If I could give you one piece of advice, it would be to never judge a book by its cover. There are often no visible signs of a mental illness. If someone tells you they have one, trust that they’re telling you the truth and try to understand their reality.
Besides doctors and friends, there’s one more person who may not believe you, and this may be the hardest one to accept.
You Don’t Believe You
Like you, I see the stories on the news of people with bipolar disorder acting in unhealthy ways.
I think specifically of one celebrity who is making bipolar infamous by his refusal to stick with proper treatment. Every time I see his name in a headline, I think to myself, “I can’t possibly have bipolar disorder. I’m nothing like him.”
I wish I didn’t have bipolar disorder.
I’ve been living with HFBD for 50 years, though I only learned what it really was about 30 years ago. If I don’t stick to my treatment routines and take my medication every day, I’d transform into someone neither my friends nor I would recognize.
There’s no doubt about that, but there are still days I struggled to believe I have a mental illness.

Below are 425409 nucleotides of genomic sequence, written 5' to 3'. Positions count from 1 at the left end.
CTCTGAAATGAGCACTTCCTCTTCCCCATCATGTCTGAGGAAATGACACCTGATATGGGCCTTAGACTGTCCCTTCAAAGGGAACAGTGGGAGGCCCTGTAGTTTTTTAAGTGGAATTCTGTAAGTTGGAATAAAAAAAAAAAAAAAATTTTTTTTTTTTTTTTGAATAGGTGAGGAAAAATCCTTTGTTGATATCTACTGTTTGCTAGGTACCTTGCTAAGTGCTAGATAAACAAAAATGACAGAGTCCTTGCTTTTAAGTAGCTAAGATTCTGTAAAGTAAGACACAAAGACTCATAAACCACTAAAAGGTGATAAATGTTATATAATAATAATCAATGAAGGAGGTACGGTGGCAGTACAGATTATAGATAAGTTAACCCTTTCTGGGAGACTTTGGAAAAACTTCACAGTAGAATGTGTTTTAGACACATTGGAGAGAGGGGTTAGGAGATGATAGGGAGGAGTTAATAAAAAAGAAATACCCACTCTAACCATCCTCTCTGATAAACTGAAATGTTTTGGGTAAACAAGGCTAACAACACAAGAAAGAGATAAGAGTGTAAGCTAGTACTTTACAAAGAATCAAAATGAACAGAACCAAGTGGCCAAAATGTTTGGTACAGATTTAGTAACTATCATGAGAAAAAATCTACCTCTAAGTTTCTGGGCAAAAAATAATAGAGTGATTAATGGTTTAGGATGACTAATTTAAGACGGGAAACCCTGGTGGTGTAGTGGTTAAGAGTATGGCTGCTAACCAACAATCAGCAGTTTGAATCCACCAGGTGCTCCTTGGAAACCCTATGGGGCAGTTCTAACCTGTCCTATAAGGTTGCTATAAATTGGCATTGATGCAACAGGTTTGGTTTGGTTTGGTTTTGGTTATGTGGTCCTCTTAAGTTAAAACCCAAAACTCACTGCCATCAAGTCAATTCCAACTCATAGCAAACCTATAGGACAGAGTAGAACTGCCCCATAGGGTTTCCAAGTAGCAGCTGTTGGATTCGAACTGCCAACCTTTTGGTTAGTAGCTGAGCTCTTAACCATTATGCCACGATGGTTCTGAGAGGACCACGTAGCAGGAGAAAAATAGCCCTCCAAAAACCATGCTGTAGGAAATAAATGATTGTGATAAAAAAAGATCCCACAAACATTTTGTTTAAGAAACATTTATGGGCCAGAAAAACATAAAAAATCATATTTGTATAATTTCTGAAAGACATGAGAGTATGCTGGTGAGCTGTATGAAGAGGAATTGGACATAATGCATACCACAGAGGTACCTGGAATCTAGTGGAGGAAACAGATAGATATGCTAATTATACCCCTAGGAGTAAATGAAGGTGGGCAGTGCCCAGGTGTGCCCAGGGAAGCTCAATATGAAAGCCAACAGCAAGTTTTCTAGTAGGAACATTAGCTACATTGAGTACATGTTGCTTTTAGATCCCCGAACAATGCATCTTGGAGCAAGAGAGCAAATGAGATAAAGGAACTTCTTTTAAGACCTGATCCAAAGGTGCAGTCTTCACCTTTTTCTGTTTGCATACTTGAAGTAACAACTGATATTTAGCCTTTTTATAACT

Isn’t this how everyone feels? Are these pills really doing anything? Would anything change if I stop taking them?
The questions are there every day. I know the truth, but it doesn’t make the doubt any quieter in my mind.
Do the Best With What You Have
High-functioning bipolar disorder is a serious mental health concern.
Mental illness rarely has a face, so don’t imagine that you know what someone is going through just because you see how they live their life. What’s in my head is entirely different from the image I display for the world to see. While I’m able to maintain an active life despite HFBD, I still suffer from it every day.
The key is to keep fighting no matter what.
The tiny acts, such as taking your meds and getting enough rest, all add up to improved stability. Watch your warning signs and listen to those who love you. If people point out dangerous trends, pay attention and take action. You can live a full life with mental illness, but it takes hard work every day.
Living with a high-functioning mental disorder offers its own unique challenges, but you can meet them head on and live a successful life. If I can do it, anyone can. So, whether you believe it yourself or not, take the steps to keep yourself stable. Then do your best to stay in the fight.
Until next time, keep fighting.
I guess I have high functioning BPD. I am Bipolar 1 so maybe not that high functioning. Some blessings but lots of symptoms. Thank you for writing about this. I wrote a book about my getting help and healing as much as I am going to heal. If you’re interested, it is 3 dollars on Amazon. We have to help each other.
Congrats on writing a book! I’m working on putting together my first one. What’s the title?